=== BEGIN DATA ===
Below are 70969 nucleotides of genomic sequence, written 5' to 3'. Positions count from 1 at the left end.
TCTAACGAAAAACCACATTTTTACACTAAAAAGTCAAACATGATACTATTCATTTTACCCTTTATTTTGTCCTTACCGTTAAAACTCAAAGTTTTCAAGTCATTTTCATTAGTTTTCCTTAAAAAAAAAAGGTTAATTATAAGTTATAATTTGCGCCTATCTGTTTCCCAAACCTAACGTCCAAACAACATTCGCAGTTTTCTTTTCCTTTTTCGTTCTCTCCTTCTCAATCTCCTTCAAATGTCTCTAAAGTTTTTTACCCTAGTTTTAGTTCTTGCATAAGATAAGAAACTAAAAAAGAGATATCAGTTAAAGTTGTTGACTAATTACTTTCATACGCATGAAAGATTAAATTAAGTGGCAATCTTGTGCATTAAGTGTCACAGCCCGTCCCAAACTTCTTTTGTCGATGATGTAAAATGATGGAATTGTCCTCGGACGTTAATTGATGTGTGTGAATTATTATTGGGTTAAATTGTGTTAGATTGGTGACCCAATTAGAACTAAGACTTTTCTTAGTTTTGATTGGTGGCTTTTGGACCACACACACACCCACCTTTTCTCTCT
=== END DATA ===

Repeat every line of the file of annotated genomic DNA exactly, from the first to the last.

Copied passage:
Below are 70969 nucleotides of genomic sequence, written 5' to 3'. Positions count from 1 at the left end.
TCTAACGAAAAACCACATTTTTACACTAAAAAGTCAAACATGATACTATTCATTTTACCCTTTATTTTGTCCTTACCGTTAAAACTCAAAGTTTTCAAGTCATTTTCATTAGTTTTCCTTAAAAAAAAAAGGTTAATTATAAGTTATAATTTGCGCCTATCTGTTTCCCAAACCTAACGTCCAAACAACATTCGCAGTTTTCTTTTCCTTTTTCGTTCTCTCCTTCTCAATCTCCTTCAAATGTCTCTAAAGTTTTTTACCCTAGTTTTAGTTCTTGCATAAGATAAGAAACTAAAAAAGAGATATCAGTTAAAGTTGTTGACTAATTACTTTCATACGCATGAAAGATTAAATTAAGTGGCAATCTTGTGCATTAAGTGTCACAGCCCGTCCCAAACTTCTTTTGTCGATGATGTAAAATGATGGAATTGTCCTCGGACGTTAATTGATGTGTGTGAATTATTATTGGGTTAAATTGTGTTAGATTGGTGACCCAATTAGAACTAAGACTTTTCTTAGTTTTGATTGGTGGCTTTTGGACCACACACACACCCACCTTTTCTCTCT